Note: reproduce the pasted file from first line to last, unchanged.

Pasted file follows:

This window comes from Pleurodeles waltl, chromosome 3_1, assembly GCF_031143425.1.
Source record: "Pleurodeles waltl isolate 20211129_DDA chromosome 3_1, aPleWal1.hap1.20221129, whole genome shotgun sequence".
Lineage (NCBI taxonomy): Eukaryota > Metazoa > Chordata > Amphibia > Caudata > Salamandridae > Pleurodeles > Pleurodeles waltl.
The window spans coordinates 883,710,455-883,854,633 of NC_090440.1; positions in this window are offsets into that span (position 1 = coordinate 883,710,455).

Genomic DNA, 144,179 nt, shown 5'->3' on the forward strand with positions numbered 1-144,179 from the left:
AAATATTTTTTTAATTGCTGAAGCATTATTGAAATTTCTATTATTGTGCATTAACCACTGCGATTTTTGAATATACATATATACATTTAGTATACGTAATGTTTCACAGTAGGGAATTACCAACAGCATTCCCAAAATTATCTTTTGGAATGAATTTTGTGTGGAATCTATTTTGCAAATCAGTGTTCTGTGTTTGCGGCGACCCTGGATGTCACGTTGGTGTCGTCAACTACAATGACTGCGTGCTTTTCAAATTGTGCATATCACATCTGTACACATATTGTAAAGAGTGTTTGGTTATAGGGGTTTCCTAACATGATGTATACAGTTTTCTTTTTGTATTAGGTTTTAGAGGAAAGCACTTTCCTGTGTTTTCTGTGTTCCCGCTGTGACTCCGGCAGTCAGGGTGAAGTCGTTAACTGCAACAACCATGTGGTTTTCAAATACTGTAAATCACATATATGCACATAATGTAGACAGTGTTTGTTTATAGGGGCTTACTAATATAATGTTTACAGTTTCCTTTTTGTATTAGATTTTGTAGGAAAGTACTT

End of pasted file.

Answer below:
This window comes from Pleurodeles waltl, chromosome 3_1, assembly GCF_031143425.1.
Source record: "Pleurodeles waltl isolate 20211129_DDA chromosome 3_1, aPleWal1.hap1.20221129, whole genome shotgun sequence".
Lineage (NCBI taxonomy): Eukaryota > Metazoa > Chordata > Amphibia > Caudata > Salamandridae > Pleurodeles > Pleurodeles waltl.
The window spans coordinates 883,710,455-883,854,633 of NC_090440.1; positions in this window are offsets into that span (position 1 = coordinate 883,710,455).

Genomic DNA, 144,179 nt, shown 5'->3' on the forward strand with positions numbered 1-144,179 from the left:
AAATATTTTTTTAATTGCTGAAGCATTATTGAAATTTCTATTATTGTGCATTAACCACTGCGATTTTTGAATATACATATATACATTTAGTATACGTAATGTTTCACAGTAGGGAATTACCAACAGCATTCCCAAAATTATCTTTTGGAATGAATTTTGTGTGGAATCTATTTTGCAAATCAGTGTTCTGTGTTTGCGGCGACCCTGGATGTCACGTTGGTGTCGTCAACTACAATGACTGCGTGCTTTTCAAATTGTGCATATCACATCTGTACACATATTGTAAAGAGTGTTTGGTTATAGGGGTTTCCTAACATGATGTATACAGTTTTCTTTTTGTATTAGGTTTTAGAGGAAAGCACTTTCCTGTGTTTTCTGTGTTCCCGCTGTGACTCCGGCAGTCAGGGTGAAGTCGTTAACTGCAACAACCATGTGGTTTTCAAATACTGTAAATCACATATATGCACATAATGTAGACAGTGTTTGTTTATAGGGGCTTACTAATATAATGTTTACAGTTTCCTTTTTGTATTAGATTTTGTAGGAAAGTACTT